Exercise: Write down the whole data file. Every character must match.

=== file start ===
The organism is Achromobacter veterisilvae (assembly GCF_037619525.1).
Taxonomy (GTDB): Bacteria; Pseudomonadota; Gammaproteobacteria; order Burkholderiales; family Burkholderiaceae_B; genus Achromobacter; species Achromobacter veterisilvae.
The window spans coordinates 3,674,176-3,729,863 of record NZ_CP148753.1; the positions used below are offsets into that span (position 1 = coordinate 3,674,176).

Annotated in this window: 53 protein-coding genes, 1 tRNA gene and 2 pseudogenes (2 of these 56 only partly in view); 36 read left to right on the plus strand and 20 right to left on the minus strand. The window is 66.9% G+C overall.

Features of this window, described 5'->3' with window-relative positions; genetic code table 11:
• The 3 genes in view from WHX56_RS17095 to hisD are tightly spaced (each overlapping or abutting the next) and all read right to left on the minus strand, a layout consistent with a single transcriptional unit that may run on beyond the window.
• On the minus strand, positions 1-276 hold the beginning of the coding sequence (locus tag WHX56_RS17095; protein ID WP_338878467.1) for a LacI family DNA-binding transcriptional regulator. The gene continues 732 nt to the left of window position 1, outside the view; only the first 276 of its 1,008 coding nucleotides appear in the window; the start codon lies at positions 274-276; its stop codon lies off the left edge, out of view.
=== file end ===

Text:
The organism is Achromobacter veterisilvae (assembly GCF_037619525.1).
Taxonomy (GTDB): Bacteria; Pseudomonadota; Gammaproteobacteria; order Burkholderiales; family Burkholderiaceae_B; genus Achromobacter; species Achromobacter veterisilvae.
The window spans coordinates 3,674,176-3,729,863 of record NZ_CP148753.1; the positions used below are offsets into that span (position 1 = coordinate 3,674,176).

Annotated in this window: 53 protein-coding genes, 1 tRNA gene and 2 pseudogenes (2 of these 56 only partly in view); 36 read left to right on the plus strand and 20 right to left on the minus strand. The window is 66.9% G+C overall.

Features of this window, described 5'->3' with window-relative positions; genetic code table 11:
• The 3 genes in view from WHX56_RS17095 to hisD are tightly spaced (each overlapping or abutting the next) and all read right to left on the minus strand, a layout consistent with a single transcriptional unit that may run on beyond the window.
• On the minus strand, positions 1-276 hold the beginning of the coding sequence (locus tag WHX56_RS17095; protein ID WP_338878467.1) for a LacI family DNA-binding transcriptional regulator. The gene continues 732 nt to the left of window position 1, outside the view; only the first 276 of its 1,008 coding nucleotides appear in the window; the start codon lies at positions 274-276; its stop codon lies off the left edge, out of view.